Accused of pimping, Strauss-Kahn faces French trial verdict
Former International Monetary Fund chief Dominique Strauss-Kahn told a French court that he participated in sex parties reminiscent of orgies in antiquity because he needed "recreational sessions" while he was busy "saving the world" from one of its worst financial crises.world Updated: Jun 11, 2015 22:56 IST
Former International Monetary Fund chief Dominique Strauss-Kahn told a French court that he participated in sex parties reminiscent of orgies in antiquity because he needed "recreational sessions" while he was busy "saving the world" from one of its worst financial crises.
The women at the sex parties, however, were prostitutes - and testified that they weren't having fun at all during these "beast-like scenes."
The court in Lille decides Friday whether Strauss-Kahn is found guilty of charges of "aggravated pimping." Despite his sordid testimony, many expect him to be acquitted, citing limited evidence pointing to a punishable crime.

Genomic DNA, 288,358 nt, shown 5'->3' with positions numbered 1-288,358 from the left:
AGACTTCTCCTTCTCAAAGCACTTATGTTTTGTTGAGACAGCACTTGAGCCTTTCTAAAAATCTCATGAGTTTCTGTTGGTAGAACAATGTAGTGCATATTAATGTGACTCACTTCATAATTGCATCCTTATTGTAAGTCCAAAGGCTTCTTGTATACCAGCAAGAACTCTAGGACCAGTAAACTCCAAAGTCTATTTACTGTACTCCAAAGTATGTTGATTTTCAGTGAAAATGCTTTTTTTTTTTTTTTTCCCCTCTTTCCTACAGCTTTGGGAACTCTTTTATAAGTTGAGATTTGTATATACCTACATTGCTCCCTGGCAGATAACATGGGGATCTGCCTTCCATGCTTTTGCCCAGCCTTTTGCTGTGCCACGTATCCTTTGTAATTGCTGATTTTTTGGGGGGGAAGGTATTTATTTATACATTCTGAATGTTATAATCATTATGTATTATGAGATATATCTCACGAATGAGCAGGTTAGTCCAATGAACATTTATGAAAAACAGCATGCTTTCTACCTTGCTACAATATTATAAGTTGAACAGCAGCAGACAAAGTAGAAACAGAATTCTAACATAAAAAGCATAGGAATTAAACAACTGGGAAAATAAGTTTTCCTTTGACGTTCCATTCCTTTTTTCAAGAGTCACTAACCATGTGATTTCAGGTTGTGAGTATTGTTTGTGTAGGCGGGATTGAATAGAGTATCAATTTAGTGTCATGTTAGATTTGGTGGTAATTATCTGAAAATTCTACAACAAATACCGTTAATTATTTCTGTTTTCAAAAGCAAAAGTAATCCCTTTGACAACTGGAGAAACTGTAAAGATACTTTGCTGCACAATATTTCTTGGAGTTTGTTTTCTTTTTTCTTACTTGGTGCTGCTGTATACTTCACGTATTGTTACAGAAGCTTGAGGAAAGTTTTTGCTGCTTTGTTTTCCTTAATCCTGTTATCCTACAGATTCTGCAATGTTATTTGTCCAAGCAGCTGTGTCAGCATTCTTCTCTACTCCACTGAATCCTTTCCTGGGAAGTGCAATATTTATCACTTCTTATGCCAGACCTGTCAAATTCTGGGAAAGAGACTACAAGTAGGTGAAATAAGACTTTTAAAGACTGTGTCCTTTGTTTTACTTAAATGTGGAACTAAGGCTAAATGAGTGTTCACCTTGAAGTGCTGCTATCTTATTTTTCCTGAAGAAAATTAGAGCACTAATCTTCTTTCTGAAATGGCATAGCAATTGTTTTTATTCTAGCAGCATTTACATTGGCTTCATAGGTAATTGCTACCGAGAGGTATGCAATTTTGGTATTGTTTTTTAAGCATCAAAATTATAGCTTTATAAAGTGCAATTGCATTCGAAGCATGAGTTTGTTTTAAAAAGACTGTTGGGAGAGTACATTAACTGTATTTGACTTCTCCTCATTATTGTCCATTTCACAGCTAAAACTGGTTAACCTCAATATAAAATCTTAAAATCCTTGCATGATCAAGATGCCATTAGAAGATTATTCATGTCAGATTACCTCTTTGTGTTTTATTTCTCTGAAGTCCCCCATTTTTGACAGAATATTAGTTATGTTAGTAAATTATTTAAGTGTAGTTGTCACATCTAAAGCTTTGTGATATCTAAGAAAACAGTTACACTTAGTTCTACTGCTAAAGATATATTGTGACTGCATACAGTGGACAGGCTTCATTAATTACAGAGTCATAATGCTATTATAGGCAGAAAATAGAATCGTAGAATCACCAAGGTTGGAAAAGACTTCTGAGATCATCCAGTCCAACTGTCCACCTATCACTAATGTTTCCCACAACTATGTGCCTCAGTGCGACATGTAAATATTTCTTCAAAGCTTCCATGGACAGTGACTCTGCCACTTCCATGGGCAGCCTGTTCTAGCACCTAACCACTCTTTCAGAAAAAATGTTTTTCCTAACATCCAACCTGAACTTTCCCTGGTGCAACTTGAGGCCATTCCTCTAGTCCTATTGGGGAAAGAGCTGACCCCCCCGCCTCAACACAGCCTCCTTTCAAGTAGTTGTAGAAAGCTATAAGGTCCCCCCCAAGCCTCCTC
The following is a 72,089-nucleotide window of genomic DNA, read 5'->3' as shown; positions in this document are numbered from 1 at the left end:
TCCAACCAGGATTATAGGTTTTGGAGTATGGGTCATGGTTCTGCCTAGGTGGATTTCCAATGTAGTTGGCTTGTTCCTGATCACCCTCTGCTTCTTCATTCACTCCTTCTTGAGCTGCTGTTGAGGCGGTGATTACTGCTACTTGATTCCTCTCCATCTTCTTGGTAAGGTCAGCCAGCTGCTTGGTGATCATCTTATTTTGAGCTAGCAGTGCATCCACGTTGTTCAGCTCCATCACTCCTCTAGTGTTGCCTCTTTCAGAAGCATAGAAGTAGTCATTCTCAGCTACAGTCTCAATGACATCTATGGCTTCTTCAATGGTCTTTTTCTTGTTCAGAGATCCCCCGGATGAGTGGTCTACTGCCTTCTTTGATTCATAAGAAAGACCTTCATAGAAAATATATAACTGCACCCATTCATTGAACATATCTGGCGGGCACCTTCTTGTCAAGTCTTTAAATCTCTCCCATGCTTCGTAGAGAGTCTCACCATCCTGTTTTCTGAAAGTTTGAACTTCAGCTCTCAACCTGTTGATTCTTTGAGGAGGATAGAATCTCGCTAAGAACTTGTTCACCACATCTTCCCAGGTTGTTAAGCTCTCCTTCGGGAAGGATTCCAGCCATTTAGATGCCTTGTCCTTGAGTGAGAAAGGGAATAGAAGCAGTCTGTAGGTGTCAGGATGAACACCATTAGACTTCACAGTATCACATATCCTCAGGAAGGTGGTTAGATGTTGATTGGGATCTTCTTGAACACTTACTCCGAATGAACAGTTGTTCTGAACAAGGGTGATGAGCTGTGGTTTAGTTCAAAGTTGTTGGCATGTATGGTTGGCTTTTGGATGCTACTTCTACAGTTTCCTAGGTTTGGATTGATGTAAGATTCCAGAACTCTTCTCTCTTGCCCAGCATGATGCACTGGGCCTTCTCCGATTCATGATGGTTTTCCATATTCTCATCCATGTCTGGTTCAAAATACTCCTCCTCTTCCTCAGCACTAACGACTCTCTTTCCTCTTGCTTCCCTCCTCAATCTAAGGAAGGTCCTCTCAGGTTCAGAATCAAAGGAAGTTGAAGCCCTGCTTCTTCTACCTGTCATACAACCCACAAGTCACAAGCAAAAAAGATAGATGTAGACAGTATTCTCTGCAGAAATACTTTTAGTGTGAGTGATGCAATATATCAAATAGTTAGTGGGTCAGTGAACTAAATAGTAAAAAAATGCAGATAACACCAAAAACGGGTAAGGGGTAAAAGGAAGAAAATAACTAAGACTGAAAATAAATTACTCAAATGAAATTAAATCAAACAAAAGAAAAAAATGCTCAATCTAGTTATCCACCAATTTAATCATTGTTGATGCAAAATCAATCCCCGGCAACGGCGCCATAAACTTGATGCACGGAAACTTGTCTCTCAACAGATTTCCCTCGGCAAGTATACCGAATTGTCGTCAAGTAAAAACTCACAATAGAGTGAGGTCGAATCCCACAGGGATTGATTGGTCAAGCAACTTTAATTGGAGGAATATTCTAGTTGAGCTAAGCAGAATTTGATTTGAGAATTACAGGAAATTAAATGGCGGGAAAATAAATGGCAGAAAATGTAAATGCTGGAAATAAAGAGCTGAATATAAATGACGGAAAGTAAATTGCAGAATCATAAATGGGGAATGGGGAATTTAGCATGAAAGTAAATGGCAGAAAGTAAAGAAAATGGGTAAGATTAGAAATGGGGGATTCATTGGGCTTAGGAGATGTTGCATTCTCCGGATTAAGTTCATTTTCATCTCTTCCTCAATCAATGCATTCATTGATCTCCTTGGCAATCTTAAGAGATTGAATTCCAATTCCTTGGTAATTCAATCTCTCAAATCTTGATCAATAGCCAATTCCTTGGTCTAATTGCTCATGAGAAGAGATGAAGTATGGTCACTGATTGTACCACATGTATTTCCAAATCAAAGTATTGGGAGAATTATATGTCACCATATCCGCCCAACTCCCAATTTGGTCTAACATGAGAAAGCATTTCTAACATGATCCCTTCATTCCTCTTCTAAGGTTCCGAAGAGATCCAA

The verdict is the last step in four years of legal drama for Strauss-Kahn that began when a New York hotel maid accused him of sexual assault in 2011, killing his presidential ambitions. That case was later settled out of court.
Strauss-Kahn, 66, is among more than a dozen other defendants, including hotel managers, entrepreneurs, a lawyer and a police chief. They are accused of participating in or organizing collective sexual encounters in Paris, Washington and in the Brussels region in 2008-2011, when Strauss-Kahn was IMF chief - and married.
Each faces up to 10 years in prison and $1.5 million in fines if convicted.
During the three-week trial in February, the man known in France as DSK stuck strictly to his line of defense, saying repeatedly that he did not know that the young women at the parties were prostitutes. He said he thought they were simply "libertine."
The sometimes tearful testimony of two prostitutes cast a harsh light on Strauss-Kahn's sometimes brutal sexual practices. But they testified that they had never told him directly about their professions.
Other defendants described how they had voluntarily erected a wall of silence around their powerful friend to protect him from any embarrassing leak.
Even the prosecutor, unusually, asked for Strauss-Kahn's acquittal, saying the trial did not back up the charge of aggravated pimping, which requires proof that he promoted or profited from prostitution. However, the prosecutor asked for the co-defendants who admitted having organized these evenings and paid the girls to be convicted and sentenced.